Barring a catastrophic string of injuries, we can certainly afford to use him carefully this year, and will probably never need to play him in prime time, but I’d be against redshirting him in any case. Let him get whatever real game experience he can, even if it’s just a few minutes at the end of amount of practice makes up for that. If he gets pushed around a little, does it really matter? Far better to get that experience than to waste a whole year riding the bench.

      • JJ3ball

        I see your point, but M is so deep, and Wagner is so in need of S&C, he might benefit from a RS. He can always get pushed around his RS Freshman season :)

        • jake

          I agree, he definitely needs to red shirt! I would be shocked if he didn’t. We already have a 10 man rotation with only 1 of those guys a freshman (dj wilson) if I’m not mistaken

      • Nick

        I could not agree more. People forget how long the season is. Players can make huge strides Nov – March

  • bobohle

    I’ve asked this before. Has Wagner signed his letter of intent? Rivals says no. Has he been yet cleared by the NCAA? Does anyone know for sure?

    • He hasn’t been announced yet (they can’t announce him til they have an LOI) and as far as I know he hasn’t passed/taken the TOEFL yet.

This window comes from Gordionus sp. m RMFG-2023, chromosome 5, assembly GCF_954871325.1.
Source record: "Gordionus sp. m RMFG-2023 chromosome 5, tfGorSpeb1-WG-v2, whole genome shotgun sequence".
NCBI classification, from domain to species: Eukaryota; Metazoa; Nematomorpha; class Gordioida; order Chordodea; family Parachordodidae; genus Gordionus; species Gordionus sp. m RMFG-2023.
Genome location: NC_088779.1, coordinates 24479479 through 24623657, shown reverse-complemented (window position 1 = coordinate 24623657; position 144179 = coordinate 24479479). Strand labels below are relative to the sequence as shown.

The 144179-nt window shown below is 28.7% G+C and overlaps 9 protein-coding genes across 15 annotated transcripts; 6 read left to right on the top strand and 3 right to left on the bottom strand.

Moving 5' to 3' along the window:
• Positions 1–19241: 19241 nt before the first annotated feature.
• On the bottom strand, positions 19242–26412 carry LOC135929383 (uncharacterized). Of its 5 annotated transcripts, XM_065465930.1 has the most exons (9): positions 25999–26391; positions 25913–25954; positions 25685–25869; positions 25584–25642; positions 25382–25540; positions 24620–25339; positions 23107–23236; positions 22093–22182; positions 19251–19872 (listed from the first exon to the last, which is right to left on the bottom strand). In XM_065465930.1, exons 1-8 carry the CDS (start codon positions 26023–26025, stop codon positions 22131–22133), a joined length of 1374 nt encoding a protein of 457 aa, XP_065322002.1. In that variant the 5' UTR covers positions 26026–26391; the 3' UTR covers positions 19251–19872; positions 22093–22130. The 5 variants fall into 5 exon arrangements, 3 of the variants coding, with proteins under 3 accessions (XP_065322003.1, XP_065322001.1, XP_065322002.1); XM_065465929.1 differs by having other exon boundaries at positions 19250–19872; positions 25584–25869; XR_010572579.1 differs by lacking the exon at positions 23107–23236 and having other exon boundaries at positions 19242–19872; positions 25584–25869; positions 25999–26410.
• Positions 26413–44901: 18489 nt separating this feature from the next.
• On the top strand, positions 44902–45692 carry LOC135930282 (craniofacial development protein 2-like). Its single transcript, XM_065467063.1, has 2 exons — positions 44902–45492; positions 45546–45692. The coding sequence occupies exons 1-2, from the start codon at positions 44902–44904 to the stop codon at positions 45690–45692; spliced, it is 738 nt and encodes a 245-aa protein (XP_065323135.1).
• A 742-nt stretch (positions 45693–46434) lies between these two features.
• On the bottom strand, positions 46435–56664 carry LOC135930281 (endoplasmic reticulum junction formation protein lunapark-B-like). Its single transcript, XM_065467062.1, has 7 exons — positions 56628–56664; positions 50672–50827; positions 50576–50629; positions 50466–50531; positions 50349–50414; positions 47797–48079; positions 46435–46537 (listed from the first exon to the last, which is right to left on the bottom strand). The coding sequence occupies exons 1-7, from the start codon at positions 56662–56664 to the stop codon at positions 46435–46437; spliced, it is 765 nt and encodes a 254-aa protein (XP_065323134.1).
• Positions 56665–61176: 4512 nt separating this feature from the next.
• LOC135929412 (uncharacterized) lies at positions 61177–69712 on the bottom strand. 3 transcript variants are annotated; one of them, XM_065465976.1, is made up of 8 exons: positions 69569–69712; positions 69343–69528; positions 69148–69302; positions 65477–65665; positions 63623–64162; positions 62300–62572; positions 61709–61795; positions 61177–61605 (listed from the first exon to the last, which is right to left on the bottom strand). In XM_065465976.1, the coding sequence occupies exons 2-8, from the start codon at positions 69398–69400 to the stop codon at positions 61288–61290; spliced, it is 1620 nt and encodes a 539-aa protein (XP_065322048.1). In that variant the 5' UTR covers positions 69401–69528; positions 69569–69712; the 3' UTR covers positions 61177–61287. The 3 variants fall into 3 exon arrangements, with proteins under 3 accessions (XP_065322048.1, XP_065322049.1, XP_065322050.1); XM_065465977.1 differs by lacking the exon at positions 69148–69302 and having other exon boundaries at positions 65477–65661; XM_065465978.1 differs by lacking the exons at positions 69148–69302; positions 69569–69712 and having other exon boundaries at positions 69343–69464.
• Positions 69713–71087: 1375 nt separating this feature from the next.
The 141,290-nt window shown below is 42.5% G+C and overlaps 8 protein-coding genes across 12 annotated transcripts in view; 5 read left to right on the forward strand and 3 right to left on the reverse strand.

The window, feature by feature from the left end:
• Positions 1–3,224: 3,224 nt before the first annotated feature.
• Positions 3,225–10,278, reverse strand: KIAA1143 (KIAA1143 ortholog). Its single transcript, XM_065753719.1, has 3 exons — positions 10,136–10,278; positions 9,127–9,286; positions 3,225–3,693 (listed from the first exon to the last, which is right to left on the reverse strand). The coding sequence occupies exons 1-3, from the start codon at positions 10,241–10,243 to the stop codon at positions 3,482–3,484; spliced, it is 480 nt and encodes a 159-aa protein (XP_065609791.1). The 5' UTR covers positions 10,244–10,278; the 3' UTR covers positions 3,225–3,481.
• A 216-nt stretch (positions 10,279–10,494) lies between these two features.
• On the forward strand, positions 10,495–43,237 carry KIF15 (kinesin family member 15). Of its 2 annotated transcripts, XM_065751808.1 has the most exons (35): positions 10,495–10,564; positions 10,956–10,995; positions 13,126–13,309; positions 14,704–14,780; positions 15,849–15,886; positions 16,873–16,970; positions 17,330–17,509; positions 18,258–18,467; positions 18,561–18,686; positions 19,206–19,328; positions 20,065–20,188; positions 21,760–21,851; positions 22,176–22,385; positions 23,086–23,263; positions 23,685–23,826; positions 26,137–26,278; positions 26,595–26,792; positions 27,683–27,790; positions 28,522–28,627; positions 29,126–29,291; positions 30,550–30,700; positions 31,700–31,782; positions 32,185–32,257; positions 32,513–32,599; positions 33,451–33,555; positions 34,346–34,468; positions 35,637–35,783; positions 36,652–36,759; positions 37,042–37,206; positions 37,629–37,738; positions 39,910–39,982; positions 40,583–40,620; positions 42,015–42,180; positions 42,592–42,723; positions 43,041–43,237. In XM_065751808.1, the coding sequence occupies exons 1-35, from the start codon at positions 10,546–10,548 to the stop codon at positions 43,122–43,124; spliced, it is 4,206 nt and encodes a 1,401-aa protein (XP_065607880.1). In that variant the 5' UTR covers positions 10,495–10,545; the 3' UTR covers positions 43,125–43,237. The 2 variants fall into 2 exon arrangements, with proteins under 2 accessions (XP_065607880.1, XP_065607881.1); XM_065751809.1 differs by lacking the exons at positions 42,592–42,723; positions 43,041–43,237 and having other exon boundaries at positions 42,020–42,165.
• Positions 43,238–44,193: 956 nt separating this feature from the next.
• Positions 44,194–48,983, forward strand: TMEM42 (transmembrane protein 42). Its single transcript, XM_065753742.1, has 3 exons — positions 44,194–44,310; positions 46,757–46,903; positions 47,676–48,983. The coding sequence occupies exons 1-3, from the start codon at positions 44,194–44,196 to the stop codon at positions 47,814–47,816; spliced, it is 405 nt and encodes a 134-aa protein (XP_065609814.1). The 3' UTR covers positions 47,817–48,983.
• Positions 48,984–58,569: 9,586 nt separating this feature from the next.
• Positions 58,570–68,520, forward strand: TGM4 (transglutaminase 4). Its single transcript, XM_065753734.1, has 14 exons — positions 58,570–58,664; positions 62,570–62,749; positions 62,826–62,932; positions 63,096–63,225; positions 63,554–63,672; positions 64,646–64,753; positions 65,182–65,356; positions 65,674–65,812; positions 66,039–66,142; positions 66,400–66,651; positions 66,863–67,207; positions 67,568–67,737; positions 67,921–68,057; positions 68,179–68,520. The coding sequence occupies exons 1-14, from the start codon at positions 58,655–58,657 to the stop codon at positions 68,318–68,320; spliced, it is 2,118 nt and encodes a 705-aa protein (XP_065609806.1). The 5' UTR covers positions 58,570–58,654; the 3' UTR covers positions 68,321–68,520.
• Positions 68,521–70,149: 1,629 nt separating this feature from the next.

• bobohle

        I hope its not another Robin Benzing case. Thanks for the reply Dylan.

  • geoffclarke

    6’9″, wearing #13, aggressive style of play? Nickname: gro├čer Hund.

  • umgoblue525

    That video was some really awful basketball, missed layups, air ball 3 ptrs, circus shots, ouch!

  • W3

    He will be fine. Love the motor. He is a freshman and very skilled. He has time to add the weight

  • EchoWhiskey

    Redshirt ahoy!

  • bobohle

    Not on the subject: According to the Nik Stauskas tweet Spike had his left hip done last Wednesday. Hope the recovery goes well. Still plans to be back in Sept.

  • P-nickel

    His letter of intent has to be in by May 20th.

    • If he wants to sign an LOI then he has to sign it by May 20. But he doesn’t necessarily have to sign an LOI.

  • P-nickel

    Right like the LB @ Georgia.

  • Wayman Britt

    Off topic, I wish all the best to Max Bielfeldt and I don’t mind him to go to another Big Ten team. Except why in the world would he want to play for Crean. Can you imagine the contrast in coaching style he would go from – a calm supportive Beilein to a screaming, self serving Crean. If I was counseling Max, I would tell him to become a Cornhusker.

    • Slim33

      Yea seems like a drastic change in coaching. Being a huge Beilein supporter, I’m always curious what former players would say when comparing Beilein to whichever college coach they played for before or after like Horford/Donovan, Smotrycz/Turgeon, Lucas- Perry/S. Miller…

      • Swans

        Your Lucas-Perry comment made me want to exactly remember what his situation was. Found this article and reading through the first few comments about Beilein was quite entertaining. Wonder how much crow those posters have eaten since.